• June A.
      • Payne M.
      • et al.
      Development and initial validation of a self-report assessment tool for anxiety among older adults: the geriatric anxiety scale.
      Respondents are instructed to report the frequency that they experienced each anxiety symptom during the past week on a 4-point Likert scale from 0 (not at all) to 3 (all the time). A total anxiety score, with higher scores indicating higher levels of anxiety, is calculated by summing the self-reported ratings on items 1–25. A score of 0–11 is an indicator of minimal anxiety symptoms, 12–21 is considered an indicator of mild anxiety symptoms, 22–27 is considered an indicator of moderate anxiety symptoms, and scores of 28 and higher are considered an indication of severe symptoms.
      • Segal D.L.
      • June A.
      • Payne M.
      • et al.
      Development and initial validation of a self-report assessment tool for anxiety among older adults: the geriatric anxiety scale.
      The last 5 items identify areas of concern.

      Statistical Analysis

      Multiple linear regression analyses were used to determine the independent effect of total physical activity levels on total depression and anxiety symptoms. Participants were able to skip individual questions and, due to missing data points, it was only possible to calculate 848 total GDS scores and 677 total GAS scores. A chi-square test of independence indicated that participants who completed the full GDS were found to be of similar age (X2(4) = 2.83, p = 0.59), sex (X2(1) = 0.52, p = 0.47), and had slightly education values (X2(5) = 12.11, p = 0.03) than those who did not complete the full GDS. Additionally, an independent groups t-test indicated that individuals who completed the GDS had significantly higher total PASE scores (t(280) = 5.75, p <0.001) than those who did not complete the GDS. Furthermore, participants who completed the GAS were of similar age (X2(4) = 4.54, p = 0.34), had slightly higher education (X2(5) = 15.08, p = 0.01), a greater percentage of female respondents (X2(1) = 5.34, p = 0.02), and had higher total physical activity levels (t(770) = 6.68, p < 0.001). Both GDS and GAS scores were separately regressed on the PASE total score, adjusting for age, sex, and education. All multiple linear regression models were tested for data points with abnormal leverage (hat value >3 times average), influence (Cook's D >0.5), and discrepancy (studentized residuals greater >3). Based on an exclusionary criterion of violating more than one of these three heuristics, no data points had to be removed from any of the analyses. If a significant relationship between PASE total and GDS or GAS scores was found, a hierarchical regression was then performed by adding PASE intensity subscales (light, moderate, and strenuous) to a base model of age, sex, and education. The hierarchical regression was used to determine the unique contribution of each physical activity intensity for predicting mental health symptoms. All statistical analyses were performed with R version 3.6.
      R Core Team
      R: A Language and Environment for Statistical Computing.

      RESULTS

      Participants

      Demographic, health, physical activity, depression, anxiety, and COVID-19-related data for all participants are provided in Table 1. Approximately 50,000 individuals were reached by the Facebook advertisement, 3,000 of whom engaged with the advertisement (reaching the informed consent page with the survey link), and 1,700 individuals started the survey. We received 1,369 completed responses and excluded 323 participants who either indicated they were younger than 50, or who did not provide an age in their response. Our study sample consisted of 1,046 older adults (ages ≥50) who currently reside in either the United States or Canada. Our respondents were predominantly white (86.5%) and female (80%), less than 0.2% of participants had tested positive for COVID-19, and approximately 3.5% indicated first responder status. Additionally, 97.7% of participants indicated adherence to current SDG “Most of the time” or “Strictly.” Approximately 37.6% of participants indicated that they performed “Much less” or “Somewhat less” physical activity since the start of COVID-19 SDG, while 35.7% of participants indicated performing “About the same” compared to before the COVID-19 SDG. A visualization of where our sample resides was created using zip codes provided by 527 of our respondents (Fig. 1). Because providing a zip code was optional and only 527 usable zip code responses of the total sample of 1,046 were obtained, we were unable to conduct any country specific analysis of the data.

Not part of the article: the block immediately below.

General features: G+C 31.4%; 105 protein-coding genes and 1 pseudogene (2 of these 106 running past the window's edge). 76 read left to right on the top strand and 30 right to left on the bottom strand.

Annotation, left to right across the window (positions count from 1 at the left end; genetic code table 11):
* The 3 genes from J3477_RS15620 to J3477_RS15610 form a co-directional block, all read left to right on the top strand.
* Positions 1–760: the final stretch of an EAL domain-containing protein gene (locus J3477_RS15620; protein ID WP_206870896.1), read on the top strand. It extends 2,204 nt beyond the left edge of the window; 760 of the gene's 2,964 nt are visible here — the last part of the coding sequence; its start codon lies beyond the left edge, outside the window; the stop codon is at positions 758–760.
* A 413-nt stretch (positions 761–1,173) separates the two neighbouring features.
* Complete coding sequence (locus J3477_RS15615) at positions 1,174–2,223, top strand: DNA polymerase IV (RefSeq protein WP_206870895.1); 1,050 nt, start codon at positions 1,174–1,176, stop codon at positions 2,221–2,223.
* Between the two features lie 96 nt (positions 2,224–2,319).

TABLE 1Demographic Information of Survey Respondents
      Total Sample (n = 1,046)

      N (%)
      DemographicsAge
      50–59292 (27.9%)
      60–69424 (40.5%)
      70–79257 (24.5%)
      80–8967 (6.4%)
      >905 (0.4%)
      Sex
      Male212 (20%)
      Female834 (80%)
      Education
      <College123 (11.8%)
      >College923 (88.2%)
      History of chronic disease
      Stroke
      Indicates the number of missing data points.
      102
      29 (3.1%)
      Cardiovascular
      Indicates the number of missing data points.
      87
      131 (13.7%)
      Pulmonary
      Indicates the number of missing data points.
      71
      176 (18.1%)
      Diabetes
      Indicates the number of missing data points.
      72
      158 (16.2%)
      Heart attack
      Indicates the number of missing data points.
      100
      36 (3.8%%)
      Race
      Indicates the number of missing data points.
      1
      White905 (86.5%)
      Black14 (1.3%)
      Hispanic18 (1.7%)
      Asian34 (3.2%)
      American Indian/Alaskan/Native Hawaiian/Pacific Islander6 (0.5%)